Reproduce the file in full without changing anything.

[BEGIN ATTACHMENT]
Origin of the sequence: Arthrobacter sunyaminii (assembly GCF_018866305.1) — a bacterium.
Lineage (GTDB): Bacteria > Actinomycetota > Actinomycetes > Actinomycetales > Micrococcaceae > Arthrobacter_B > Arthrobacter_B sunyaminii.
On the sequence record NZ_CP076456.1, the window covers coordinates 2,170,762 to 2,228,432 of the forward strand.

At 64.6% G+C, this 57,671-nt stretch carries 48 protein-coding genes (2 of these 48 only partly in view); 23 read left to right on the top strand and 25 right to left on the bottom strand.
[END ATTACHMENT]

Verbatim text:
Origin of the sequence: Arthrobacter sunyaminii (assembly GCF_018866305.1) — a bacterium.
Lineage (GTDB): Bacteria > Actinomycetota > Actinomycetes > Actinomycetales > Micrococcaceae > Arthrobacter_B > Arthrobacter_B sunyaminii.
On the sequence record NZ_CP076456.1, the window covers coordinates 2,170,762 to 2,228,432 of the forward strand.

At 64.6% G+C, this 57,671-nt stretch carries 48 protein-coding genes (2 of these 48 only partly in view); 23 read left to right on the top strand and 25 right to left on the bottom strand.